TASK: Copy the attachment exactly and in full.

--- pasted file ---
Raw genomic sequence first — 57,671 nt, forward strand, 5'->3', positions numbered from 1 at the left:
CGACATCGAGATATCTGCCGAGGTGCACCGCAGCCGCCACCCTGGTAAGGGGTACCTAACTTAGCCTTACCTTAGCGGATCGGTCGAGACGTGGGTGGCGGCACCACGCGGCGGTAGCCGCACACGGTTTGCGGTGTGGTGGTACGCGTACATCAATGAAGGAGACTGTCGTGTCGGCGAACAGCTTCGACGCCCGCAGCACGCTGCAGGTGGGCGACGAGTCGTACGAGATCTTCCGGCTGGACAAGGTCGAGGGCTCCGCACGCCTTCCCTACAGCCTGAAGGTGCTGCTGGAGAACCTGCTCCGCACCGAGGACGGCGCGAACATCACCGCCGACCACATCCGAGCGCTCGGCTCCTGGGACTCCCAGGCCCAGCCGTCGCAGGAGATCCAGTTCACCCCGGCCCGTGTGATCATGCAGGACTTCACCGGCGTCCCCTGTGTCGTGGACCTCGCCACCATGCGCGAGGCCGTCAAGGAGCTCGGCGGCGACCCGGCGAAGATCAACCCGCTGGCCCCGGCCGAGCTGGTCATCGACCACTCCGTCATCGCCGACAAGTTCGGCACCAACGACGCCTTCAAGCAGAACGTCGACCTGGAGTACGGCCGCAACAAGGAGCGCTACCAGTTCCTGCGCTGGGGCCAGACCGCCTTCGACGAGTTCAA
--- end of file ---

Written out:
Raw genomic sequence first — 57,671 nt, forward strand, 5'->3', positions numbered from 1 at the left:
CGACATCGAGATATCTGCCGAGGTGCACCGCAGCCGCCACCCTGGTAAGGGGTACCTAACTTAGCCTTACCTTAGCGGATCGGTCGAGACGTGGGTGGCGGCACCACGCGGCGGTAGCCGCACACGGTTTGCGGTGTGGTGGTACGCGTACATCAATGAAGGAGACTGTCGTGTCGGCGAACAGCTTCGACGCCCGCAGCACGCTGCAGGTGGGCGACGAGTCGTACGAGATCTTCCGGCTGGACAAGGTCGAGGGCTCCGCACGCCTTCCCTACAGCCTGAAGGTGCTGCTGGAGAACCTGCTCCGCACCGAGGACGGCGCGAACATCACCGCCGACCACATCCGAGCGCTCGGCTCCTGGGACTCCCAGGCCCAGCCGTCGCAGGAGATCCAGTTCACCCCGGCCCGTGTGATCATGCAGGACTTCACCGGCGTCCCCTGTGTCGTGGACCTCGCCACCATGCGCGAGGCCGTCAAGGAGCTCGGCGGCGACCCGGCGAAGATCAACCCGCTGGCCCCGGCCGAGCTGGTCATCGACCACTCCGTCATCGCCGACAAGTTCGGCACCAACGACGCCTTCAAGCAGAACGTCGACCTGGAGTACGGCCGCAACAAGGAGCGCTACCAGTTCCTGCGCTGGGGCCAGACCGCCTTCGACGAGTTCAA